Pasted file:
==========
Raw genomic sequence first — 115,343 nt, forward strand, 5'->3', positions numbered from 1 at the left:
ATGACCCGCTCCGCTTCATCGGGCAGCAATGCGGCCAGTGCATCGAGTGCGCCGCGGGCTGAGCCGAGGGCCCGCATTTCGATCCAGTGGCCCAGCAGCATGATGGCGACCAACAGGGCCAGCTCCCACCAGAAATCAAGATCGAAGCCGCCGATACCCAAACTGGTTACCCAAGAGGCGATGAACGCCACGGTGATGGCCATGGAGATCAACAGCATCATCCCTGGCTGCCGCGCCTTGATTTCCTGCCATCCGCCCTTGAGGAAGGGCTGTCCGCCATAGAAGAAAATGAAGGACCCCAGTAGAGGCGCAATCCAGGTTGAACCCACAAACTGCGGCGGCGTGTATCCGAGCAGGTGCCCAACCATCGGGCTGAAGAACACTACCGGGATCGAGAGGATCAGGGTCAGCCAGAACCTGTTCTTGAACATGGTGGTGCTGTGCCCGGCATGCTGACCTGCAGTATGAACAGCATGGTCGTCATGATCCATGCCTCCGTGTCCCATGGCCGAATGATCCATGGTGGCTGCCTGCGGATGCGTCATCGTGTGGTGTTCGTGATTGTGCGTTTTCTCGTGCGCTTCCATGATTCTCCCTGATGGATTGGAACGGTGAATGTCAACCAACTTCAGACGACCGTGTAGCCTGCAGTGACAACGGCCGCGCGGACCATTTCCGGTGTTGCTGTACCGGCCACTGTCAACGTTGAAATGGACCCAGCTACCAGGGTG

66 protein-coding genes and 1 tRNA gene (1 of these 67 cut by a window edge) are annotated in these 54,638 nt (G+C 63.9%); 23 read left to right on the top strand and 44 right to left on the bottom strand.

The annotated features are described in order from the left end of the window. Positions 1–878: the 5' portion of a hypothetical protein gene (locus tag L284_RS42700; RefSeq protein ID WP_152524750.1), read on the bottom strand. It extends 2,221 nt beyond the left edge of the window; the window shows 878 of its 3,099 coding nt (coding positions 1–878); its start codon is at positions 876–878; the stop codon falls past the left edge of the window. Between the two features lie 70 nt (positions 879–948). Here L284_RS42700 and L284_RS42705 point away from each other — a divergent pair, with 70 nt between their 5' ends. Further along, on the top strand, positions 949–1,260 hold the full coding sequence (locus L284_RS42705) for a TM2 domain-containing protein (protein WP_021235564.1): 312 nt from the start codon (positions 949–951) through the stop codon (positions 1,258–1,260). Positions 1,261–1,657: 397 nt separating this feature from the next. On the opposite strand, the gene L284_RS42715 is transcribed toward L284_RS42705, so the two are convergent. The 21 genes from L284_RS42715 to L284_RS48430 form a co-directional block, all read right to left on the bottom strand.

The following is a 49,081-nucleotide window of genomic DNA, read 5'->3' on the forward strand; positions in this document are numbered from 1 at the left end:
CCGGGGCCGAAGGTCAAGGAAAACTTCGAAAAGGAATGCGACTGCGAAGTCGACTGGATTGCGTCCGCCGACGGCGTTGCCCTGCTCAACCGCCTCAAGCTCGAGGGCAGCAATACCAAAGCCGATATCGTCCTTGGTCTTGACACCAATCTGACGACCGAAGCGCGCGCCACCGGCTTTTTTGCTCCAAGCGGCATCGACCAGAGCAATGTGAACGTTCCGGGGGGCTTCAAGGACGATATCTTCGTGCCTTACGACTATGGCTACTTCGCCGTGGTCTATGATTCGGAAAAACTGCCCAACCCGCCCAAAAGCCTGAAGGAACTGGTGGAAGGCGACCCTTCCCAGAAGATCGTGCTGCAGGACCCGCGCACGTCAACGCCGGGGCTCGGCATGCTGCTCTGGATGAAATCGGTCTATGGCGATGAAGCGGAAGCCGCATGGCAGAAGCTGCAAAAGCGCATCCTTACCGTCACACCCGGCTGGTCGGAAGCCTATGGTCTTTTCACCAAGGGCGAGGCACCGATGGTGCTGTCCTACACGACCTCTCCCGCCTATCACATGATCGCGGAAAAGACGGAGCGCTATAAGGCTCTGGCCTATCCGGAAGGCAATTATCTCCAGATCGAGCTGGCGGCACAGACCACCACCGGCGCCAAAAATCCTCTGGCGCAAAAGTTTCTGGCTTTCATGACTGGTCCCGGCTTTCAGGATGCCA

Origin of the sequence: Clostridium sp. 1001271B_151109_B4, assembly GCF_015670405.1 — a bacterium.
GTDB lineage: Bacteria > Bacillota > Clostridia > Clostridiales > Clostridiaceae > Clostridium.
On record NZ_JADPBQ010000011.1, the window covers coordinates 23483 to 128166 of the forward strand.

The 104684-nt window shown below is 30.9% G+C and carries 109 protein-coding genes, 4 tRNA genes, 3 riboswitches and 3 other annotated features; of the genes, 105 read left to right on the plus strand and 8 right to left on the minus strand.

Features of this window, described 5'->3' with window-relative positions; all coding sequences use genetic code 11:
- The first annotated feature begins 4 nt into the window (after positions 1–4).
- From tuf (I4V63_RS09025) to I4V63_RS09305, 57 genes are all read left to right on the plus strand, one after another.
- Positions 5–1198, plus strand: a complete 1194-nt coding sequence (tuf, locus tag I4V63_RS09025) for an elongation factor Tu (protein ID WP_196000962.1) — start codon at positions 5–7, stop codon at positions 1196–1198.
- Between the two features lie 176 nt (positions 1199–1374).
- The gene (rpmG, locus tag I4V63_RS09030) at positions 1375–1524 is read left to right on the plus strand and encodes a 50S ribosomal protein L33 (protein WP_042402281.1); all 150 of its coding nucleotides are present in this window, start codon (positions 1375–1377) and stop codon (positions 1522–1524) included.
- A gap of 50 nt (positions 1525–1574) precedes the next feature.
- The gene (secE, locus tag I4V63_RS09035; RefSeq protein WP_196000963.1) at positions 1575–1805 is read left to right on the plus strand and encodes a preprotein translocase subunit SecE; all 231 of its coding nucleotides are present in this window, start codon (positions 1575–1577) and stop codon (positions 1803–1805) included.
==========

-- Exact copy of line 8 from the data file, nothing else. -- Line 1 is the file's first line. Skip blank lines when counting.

GTDB lineage: Bacteria > Bacillota > Clostridia > Clostridiales > Clostridiaceae > Clostridium.